Ownership and Life-Long Learning

I heard this morning about how some businesses now have new training for employees every two months. Their way of doing business, and keeping ahead, is changing so rapidly that their workforce needs to be consistently kept up-to-date.

I’ve also heard it discussed that it may now longer be as important as it once was for a new employee to have “pre-exisiting skill sets” before employment Flexibility and the ability to learn new things may be seen as more important. The employer is assuming more responsibility for “bringing employees up-to-speed” and keeping them there.

At the same time, a colleague this morning talked about the “closed circle of information” in some schools, where students recirculate the same information and same skills, in order to pass the tests and move on. In this light, it seems like education could stay focused on the past, whereas it may be becoming less clear who values these goals. Or how they are essential or relevant.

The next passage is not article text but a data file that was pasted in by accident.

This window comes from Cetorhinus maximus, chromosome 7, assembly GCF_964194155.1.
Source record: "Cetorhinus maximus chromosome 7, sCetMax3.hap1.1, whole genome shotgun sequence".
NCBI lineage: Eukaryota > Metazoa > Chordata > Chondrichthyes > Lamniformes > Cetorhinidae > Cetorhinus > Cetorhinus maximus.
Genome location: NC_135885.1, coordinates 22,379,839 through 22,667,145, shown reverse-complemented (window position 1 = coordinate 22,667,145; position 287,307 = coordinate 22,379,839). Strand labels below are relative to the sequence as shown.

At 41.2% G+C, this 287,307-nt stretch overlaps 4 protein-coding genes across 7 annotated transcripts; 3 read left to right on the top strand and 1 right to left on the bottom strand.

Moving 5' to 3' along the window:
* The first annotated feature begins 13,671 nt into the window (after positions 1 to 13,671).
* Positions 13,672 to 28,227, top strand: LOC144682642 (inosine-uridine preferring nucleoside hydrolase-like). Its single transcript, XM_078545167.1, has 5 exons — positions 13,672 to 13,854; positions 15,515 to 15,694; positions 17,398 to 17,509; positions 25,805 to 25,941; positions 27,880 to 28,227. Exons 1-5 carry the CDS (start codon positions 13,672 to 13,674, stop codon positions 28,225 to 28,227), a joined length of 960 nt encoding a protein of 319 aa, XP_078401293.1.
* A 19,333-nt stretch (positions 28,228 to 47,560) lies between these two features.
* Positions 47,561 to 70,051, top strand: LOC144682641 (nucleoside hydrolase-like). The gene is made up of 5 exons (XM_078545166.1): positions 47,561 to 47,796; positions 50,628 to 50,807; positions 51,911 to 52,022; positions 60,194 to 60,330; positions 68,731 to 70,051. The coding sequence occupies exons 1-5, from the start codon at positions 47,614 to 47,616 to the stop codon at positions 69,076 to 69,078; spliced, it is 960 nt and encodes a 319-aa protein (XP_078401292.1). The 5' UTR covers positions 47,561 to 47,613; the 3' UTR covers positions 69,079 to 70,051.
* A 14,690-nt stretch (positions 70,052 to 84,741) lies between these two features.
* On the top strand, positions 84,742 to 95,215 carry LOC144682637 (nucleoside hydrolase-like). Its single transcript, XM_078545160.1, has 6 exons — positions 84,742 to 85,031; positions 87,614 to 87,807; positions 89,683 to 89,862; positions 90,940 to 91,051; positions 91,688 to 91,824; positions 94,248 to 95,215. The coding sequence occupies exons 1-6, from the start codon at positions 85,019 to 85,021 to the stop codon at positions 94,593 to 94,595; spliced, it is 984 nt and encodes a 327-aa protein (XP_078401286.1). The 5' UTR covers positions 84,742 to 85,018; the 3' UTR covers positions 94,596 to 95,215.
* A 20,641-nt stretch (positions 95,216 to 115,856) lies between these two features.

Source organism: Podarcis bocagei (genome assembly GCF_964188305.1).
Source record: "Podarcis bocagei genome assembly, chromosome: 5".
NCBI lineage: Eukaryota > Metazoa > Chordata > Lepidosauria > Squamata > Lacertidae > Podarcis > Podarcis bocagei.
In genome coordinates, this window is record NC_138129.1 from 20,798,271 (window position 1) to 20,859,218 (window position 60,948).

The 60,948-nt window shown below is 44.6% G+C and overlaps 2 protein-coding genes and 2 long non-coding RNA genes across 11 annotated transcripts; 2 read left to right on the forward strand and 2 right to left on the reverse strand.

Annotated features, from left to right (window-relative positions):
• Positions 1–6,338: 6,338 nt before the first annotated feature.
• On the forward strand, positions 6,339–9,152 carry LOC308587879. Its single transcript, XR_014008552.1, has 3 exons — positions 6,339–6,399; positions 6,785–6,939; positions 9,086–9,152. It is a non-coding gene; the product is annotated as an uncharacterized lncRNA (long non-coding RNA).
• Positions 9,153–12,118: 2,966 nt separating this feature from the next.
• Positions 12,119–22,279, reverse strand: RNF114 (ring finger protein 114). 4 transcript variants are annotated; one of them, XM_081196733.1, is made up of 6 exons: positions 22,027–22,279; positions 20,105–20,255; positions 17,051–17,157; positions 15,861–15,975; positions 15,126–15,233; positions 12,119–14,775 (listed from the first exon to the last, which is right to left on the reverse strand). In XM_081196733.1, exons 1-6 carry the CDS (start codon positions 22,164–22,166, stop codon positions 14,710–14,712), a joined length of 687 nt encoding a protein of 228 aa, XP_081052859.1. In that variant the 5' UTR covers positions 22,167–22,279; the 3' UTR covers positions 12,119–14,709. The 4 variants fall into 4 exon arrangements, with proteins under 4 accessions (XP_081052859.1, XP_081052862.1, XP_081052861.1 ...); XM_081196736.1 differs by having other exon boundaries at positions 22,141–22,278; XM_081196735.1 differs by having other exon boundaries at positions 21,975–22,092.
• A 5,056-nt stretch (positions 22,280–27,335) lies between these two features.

Somewhere, I think there’s a possible common ground between what schools find important and what students themselves value, starting around the middle school years. At different ages, I wonder if all children don’t have the ability to develop “expert learner” skills in areas of affinity and ability, but it seems rare that these areas are recognized and nurtured at school. In the future, though, I wonder if “expert learner” isn’t the best trait one could own.

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